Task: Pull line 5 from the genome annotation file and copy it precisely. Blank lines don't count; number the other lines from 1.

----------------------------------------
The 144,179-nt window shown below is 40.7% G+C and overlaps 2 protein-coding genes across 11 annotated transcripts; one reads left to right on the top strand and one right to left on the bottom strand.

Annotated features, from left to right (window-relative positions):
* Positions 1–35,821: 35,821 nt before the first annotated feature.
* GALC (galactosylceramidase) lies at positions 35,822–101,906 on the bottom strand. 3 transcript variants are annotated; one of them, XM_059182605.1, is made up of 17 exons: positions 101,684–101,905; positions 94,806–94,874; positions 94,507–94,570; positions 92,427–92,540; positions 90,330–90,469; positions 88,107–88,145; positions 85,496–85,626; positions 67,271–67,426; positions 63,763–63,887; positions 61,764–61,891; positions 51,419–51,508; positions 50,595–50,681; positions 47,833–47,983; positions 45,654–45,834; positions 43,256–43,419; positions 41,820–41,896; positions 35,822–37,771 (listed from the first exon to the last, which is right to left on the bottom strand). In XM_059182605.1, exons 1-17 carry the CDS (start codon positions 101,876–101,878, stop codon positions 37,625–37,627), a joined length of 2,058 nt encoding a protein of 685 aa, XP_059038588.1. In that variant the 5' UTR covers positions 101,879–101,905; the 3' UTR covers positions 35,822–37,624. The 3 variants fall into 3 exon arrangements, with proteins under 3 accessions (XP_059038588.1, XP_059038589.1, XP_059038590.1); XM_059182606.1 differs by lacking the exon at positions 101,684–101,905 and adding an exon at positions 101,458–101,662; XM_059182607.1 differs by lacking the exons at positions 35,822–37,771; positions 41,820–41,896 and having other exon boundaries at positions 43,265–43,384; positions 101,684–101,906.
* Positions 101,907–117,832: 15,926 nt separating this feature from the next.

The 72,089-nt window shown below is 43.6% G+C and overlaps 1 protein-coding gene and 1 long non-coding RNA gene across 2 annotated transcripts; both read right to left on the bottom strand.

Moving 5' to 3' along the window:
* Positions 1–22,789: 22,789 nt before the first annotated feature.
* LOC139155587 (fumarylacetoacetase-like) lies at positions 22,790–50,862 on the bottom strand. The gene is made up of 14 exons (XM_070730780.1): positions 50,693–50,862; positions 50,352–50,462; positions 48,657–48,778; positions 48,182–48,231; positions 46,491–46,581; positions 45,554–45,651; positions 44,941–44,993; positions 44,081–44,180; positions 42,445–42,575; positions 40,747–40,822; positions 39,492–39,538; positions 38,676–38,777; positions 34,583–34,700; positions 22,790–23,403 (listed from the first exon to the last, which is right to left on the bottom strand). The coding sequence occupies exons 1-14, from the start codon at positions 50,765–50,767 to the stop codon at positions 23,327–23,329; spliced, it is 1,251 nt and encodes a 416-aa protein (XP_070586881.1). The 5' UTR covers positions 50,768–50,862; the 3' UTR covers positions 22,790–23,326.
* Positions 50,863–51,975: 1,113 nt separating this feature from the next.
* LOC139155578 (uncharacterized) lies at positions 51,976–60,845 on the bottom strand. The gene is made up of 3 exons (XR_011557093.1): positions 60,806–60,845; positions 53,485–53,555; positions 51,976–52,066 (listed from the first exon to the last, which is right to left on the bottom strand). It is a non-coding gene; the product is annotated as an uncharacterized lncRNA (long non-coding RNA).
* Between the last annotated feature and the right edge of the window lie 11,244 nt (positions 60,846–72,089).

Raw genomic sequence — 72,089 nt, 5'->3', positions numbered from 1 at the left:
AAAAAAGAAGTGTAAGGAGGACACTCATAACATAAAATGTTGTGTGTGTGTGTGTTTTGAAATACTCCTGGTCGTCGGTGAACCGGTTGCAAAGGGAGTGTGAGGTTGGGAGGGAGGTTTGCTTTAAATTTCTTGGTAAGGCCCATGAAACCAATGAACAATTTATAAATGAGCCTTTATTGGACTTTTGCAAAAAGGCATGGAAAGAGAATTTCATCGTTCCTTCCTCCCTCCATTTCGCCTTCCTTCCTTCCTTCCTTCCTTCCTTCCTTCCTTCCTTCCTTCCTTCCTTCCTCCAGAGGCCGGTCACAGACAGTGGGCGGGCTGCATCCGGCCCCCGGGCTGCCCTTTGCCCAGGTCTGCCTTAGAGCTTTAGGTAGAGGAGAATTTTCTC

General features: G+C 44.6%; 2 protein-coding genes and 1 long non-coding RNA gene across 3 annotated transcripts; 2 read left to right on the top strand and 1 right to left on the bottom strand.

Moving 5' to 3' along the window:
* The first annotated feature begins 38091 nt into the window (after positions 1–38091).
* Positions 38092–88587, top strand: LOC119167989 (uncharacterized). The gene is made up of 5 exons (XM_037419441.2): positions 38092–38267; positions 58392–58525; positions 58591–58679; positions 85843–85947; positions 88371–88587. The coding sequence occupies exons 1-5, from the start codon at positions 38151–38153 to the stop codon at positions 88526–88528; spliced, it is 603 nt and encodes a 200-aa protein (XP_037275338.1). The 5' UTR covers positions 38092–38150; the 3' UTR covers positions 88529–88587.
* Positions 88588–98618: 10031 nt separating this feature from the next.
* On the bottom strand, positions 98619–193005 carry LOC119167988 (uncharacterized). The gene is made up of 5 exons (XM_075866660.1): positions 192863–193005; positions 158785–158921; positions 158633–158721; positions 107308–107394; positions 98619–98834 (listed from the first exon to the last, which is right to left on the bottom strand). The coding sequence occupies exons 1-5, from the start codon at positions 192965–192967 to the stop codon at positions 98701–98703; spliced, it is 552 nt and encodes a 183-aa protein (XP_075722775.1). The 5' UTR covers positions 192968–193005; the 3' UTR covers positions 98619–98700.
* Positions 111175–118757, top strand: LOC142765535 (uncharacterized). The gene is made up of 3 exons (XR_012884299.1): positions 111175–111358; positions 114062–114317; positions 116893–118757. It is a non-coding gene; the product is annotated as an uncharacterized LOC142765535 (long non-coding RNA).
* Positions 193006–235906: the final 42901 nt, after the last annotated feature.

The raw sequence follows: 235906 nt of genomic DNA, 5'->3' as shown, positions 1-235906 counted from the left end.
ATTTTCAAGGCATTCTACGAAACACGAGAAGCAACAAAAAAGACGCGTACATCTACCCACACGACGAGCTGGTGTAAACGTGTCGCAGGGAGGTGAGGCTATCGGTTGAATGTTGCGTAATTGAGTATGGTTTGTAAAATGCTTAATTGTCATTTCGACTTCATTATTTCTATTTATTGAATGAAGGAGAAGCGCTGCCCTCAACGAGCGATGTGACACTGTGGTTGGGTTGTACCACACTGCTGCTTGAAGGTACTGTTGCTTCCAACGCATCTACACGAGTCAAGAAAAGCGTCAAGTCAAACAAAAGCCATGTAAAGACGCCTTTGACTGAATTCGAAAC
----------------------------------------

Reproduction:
* Positions 101,907–117,832: 15,926 nt separating this feature from the next.